So, once again, it’s must-win time.
The Cincinnati Reds have had a few of those scenarios in recent weeks. None of them were quite as must-win as this one is today. But the good news is the Reds showed in the recent past they have the ability to do what is needed when it is needed the most.
Today’s game two of the National League Wild Card series pitting 7th seed Cincinnati against #2 seed Atlanta will start again at the noon hour Eastern time, as did Wednesday’s game.
As we pointed out in an article Tuesday, the Cincinnati resurgence of winning their last five regular-season series was almost completely attributable to their fantastic pitching. It’s going to be up to the pitching again if the Reds are to win these next two must-win games and a sixth consecutive series.
Update: Over the last 17 games (including Wednesday) in which the Reds are 12-5, the pitching staff has a team ERA of 2.79.
The statistics paint a picture of two similar righthanders. The big difference is that Anderson has only 32.1 innings of major league pitching experience, while Castillo has three-plus years of experience.
As the Atlanta Journal-Constitution reported Wednesday about Anderson:
Little more than a month ago, he was pitching every fifth day in controlled intra-squad games against other players, mostly prospects, at the Gwinnett camp. Thursday, after just six major-league starts, he will face the Cincinnati Reds in Game 2 of a best-of-three National League wild-card series at Truist Park.
“I feel prepared,” Anderson said. “All the work I’ve put in to get here, and throughout the season since I’ve been up here, has been kind of leading up to this moment.”
The 22-year-old right-hander was promoted to the big leagues for the first time Aug. 25, about halfway through a shortened 60-game schedule, as the Braves tried to piece together a starting rotation that had been decimated by injuries and ineffectiveness.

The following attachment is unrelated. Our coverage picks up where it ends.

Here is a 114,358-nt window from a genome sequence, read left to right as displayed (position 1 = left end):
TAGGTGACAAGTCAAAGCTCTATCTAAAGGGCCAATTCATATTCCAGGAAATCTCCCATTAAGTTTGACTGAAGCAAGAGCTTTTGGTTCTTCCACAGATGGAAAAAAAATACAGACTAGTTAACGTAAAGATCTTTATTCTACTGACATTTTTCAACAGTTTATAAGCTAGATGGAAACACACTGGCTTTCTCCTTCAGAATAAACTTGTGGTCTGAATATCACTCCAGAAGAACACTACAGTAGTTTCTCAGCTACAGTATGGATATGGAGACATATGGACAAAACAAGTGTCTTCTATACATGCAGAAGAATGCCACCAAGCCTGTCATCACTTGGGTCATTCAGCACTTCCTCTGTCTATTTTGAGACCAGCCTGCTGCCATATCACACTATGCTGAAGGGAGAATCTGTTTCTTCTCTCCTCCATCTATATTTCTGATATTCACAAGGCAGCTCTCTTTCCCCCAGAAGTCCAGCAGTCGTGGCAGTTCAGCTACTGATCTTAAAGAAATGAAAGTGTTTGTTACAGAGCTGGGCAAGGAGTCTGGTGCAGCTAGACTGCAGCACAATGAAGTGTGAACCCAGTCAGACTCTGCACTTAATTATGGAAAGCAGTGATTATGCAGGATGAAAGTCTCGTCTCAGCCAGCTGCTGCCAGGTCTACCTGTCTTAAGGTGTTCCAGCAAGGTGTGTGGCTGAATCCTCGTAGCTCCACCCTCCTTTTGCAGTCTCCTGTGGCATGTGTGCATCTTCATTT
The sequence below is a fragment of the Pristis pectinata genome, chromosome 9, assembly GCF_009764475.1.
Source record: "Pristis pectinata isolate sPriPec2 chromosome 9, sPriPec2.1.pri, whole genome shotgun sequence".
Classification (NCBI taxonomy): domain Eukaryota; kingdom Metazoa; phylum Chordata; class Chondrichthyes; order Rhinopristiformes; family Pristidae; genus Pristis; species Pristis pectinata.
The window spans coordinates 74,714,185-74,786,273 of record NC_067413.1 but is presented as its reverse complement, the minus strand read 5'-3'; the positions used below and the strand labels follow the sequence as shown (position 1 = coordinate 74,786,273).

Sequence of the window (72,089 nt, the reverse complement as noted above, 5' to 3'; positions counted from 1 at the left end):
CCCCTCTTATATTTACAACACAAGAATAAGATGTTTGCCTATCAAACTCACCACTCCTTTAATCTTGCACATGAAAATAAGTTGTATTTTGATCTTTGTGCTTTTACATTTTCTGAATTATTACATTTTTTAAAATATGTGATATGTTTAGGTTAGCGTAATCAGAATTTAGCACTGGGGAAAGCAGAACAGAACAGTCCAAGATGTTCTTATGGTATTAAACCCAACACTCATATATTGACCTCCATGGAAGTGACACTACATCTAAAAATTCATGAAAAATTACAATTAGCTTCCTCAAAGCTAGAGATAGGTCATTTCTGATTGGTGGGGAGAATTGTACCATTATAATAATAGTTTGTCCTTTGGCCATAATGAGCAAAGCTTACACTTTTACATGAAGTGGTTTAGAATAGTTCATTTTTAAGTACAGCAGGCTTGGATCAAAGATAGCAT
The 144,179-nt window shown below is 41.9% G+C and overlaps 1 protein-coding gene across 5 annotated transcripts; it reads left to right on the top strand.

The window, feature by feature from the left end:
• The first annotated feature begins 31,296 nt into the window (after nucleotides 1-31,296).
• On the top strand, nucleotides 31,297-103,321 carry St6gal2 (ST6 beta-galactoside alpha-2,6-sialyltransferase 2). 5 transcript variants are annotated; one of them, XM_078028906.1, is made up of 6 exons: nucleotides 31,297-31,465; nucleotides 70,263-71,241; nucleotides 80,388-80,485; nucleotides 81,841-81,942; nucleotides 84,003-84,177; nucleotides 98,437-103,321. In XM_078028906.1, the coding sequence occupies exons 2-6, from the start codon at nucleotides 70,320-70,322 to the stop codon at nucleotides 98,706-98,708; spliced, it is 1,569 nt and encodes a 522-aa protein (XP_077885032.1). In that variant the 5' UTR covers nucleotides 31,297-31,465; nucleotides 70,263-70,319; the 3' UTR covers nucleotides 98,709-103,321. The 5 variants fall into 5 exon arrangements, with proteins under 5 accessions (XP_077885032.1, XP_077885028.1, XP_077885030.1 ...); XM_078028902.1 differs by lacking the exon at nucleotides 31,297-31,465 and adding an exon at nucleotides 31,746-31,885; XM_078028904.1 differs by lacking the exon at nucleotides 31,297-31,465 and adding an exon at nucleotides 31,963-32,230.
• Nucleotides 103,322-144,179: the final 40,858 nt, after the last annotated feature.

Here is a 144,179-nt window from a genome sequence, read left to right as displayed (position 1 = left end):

On a team where 14 different pitchers started games, Anderson held firmly to his spot once he got a chance. His final regular-season resume: 3-2 record, 1.95 ERA, .172 opponents’ batting average, 41 strikeouts (14 walks) in 32-1/3 innings.
According to MLBTradeRumors.com, when Anderson was promoted to the big league team in August:
Anderson, 22, was the No. 3 overall draft pick in 2016 and has steadily ranked among the game’s 50 or so best prospects over the past three years. He spent the 2019 season with the Braves’ Double-A and Triple-A affiliates, pitching to a combined 3.38 ERA with 11.4 K/9, 4.3 BB/9 and a 44 percent grounder rate. Like so many pitchers, Anderson was blown up in the explosive offensive setting in Triple-A last year, surrendering five homers in 24 2/3 frames. However, he only yielded eight big flies in 111 innings of Double-A work.
Scouting reports on Anderson peg him as more of a mid-rotation starter than a frontline ace. His fastball climbs to 96 mph, and Anderson garners praise for a plus curveball and a changeup that’s a bit behind that offering, though all three are considered above-average pitches.
In the last 16 games of the regular season, Castillo was largely an immovable object for opposing hitters. Over that stretch when the Reds won five straight series, Castillo had a 2.03 ERA in 27.2 innings. Opponents batted only .163 against him and got on base only 22 percent of the time. Reds fans have to hope that caliber of performance continues today.
When you’re in a win-or-go-home situation, everybody is available. (Well, probably not Trevor Bauer.) The only reliever who may not be available after pitching two innings Wednesday is Michael Lorenzen. We’ll see.
|LF Shogo Akiyama||CF Ronald Acuna Jr.|
|RF Nick Castellanos||1B Freddie Freeman|
|1B Joey Votto||DH Marcel Ozuna|
|3B Eugenio Suarez||C Travis d’Arnaud|
|2B Mike Moustakas||2B Ozzie Albies|
|DH Jesse Winker||LF Adam Duvall|
|CF Nick Senzel||SS Dansby Swanson|
|SS Freddy Galvis||RF Nick Markakis|
|C Tucker Barnhart||3B Austin Riley|
Additional insights into the statistical history of the players in today’s game is available all season long at BaseballSavant.com.
News and Notes
Recently, the Reds have fared better in games when opponents started righthanded pitchers than lefthanded starters. Since September 11, they are 11-2 when their opponent starts a righty pitcher, and 1-3 (after Wednesday’s loss) when the opposing team starts a lefty.